As the world around them descends into more and more madness, Liesel and Max create an oasis of sanity in the basement where she spends most of her time when she is at home. She shares her experiences with him, everything from her football games with Rudi and the other children to her visits to the mayor’s wife’s library. Max reciprocates by telling her stories he has read, and knowing her love for reading, creates a small book for her as a special treat. The book, titled The Standover Man, becomes one of her favourites, ending up in the book she herself writes.
A crack in Liesel’s world; the mayor’s wife informs her that Rosa’s services would no longer be required by them, and the angry Liesel refuses to spend time in the library any more. She does however, decide that stealing books from the library would be a fitting act of revenge and aided by Rudi, proceeds to do so. Unknown to her, the mayor’s wife sees her, and the next time she comes, she finds a dictionary, a thesaurus, a plate of cookies and a letter imploring her to take them with her. It becomes a tacit agreement which neither acknowledges or speaks about, with Rudi getting the benefit of the cookies.
In the winter of that year, Max falls ill again. The cold and damp basement is not fit for a person to live in, and he is once more moved to the extra bed where he lies in a coma like sleep for days. The distraught Liesel at first refuses to leave the house, agreeing only when Rosa promises to tell her the minute Max wakes up. Once outside, she brings him small gifts, things she finds or observes in the streets, talking to his sleeping form, describing her days. When he finally wakes and starts recuperating, the Hubermanns decide not to have him stay in the basement any more than necessary.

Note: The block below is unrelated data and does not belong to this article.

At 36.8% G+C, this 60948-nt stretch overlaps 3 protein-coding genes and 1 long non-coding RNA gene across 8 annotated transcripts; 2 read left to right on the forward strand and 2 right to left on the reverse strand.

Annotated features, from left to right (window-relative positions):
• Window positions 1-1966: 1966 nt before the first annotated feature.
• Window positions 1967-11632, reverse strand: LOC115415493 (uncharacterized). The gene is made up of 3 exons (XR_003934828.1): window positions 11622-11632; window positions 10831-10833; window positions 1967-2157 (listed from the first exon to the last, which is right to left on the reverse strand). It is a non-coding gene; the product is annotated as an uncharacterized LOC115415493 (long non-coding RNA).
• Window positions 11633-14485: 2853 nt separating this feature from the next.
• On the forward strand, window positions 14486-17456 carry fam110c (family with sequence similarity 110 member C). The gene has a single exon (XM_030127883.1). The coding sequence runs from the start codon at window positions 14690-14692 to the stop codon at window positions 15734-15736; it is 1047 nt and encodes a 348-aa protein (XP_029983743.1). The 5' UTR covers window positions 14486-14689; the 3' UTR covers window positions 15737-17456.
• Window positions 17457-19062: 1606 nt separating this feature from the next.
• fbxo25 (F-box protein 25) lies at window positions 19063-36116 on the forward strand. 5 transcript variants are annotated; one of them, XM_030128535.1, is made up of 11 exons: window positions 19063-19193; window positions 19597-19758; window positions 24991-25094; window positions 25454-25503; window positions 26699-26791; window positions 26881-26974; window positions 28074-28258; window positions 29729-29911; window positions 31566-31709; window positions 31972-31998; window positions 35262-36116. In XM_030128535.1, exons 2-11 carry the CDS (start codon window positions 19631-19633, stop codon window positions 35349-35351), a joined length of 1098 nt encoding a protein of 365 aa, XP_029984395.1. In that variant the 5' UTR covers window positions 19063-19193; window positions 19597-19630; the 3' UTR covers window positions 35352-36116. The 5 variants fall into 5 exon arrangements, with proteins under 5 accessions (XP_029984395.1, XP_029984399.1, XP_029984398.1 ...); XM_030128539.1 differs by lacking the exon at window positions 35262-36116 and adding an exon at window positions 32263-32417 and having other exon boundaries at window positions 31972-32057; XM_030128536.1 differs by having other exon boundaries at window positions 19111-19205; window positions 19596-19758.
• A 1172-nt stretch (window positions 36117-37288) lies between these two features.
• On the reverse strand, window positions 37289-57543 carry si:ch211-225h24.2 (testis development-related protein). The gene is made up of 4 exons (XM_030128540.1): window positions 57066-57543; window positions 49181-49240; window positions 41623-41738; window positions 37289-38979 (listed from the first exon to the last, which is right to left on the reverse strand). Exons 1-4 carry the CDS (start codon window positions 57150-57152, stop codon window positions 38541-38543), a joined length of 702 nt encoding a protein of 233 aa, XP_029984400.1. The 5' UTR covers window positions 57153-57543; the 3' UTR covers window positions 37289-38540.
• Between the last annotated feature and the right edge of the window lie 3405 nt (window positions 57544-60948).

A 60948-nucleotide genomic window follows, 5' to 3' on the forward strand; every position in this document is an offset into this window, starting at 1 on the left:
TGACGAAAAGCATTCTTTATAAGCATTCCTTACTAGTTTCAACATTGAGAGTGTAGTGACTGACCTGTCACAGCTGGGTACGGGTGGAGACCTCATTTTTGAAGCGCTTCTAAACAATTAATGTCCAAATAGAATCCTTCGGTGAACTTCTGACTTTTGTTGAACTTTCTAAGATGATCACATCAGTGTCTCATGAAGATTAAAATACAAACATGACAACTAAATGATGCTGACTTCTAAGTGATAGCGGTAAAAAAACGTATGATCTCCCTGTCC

Unfortunately, it becomes more necessary for him to stay there. The bombing raids over Germany increase in frequency and intensity, and when the air raid siren sounds, everyone must go to the shelters; everyone except Max who needs to hide in the Hubermanns basement of inadequate depth. They have a close call when Party officials are examining the basements of every house on the street to designate safe ones, but Liesel’s quick thinking gives Max enough time to conceal himself. During the raids, Liesel takes to reading to the assembled people, keeping them calm as the bombs drop on the streets. As the proud Hans mentions this to Max, he gets the idea for another book for her, which he calls The Wordshaker.
Their carefully balanced routine is shattered by Hans’ unthinking kindness. Molching is on the route to Dachau, and the Jewish inmates are at times made to walk down the main road towards the camp. During one such forced march, an old inmate stumbles and falls. Hans, in full view of everyone, reaches out to help him and is hit by the SS guards for his efforts. He is helped back home by Liesel and Rudi who are in the crowd, and only then does he realize the predicament he has put all of them and Max in. There will be retaliation for his actions, and Max will be the unintended casualty. As they talk about it, Max understands what he must do and that very night he leaves the house.
The plan is for him to stay hidden for a few days until it is safe for him to return. The Hubermanns wait with bated breath, expecting the SS or the Gestapo to come into their house any minute. As nothing of the sort happens, Hans feels brave enough to meet Max at the rendezvous only to find a short message from him where he tells Hans they have already done enough for him and he cannot in good conscience put them in more danger. He will take his chances hiding elsewhere. Liesel is inconsolable, but the next blow lands soon after. The reprisal against Hans doesn’t come in the form of an arrest, it comes as a conscription order; he is to join the ranks of the German army.
Rudi’s father is conscripted along with Hans for refusing the Nazis; they want Rudi to join a Party run school because of his athletic prowess. As the two leave for their training and deployment, Liesel finds herself becoming the rock which anchors both the maudlin Rosa and the enraged Rudi, while she finds solace in her books. It prompts Rosa to give her Max’s gift early. The Wordshaker, a story of the power of words and the beauty of friendship, serves as her inspiration to start writing and gets included in her own tale along with The Standover Man.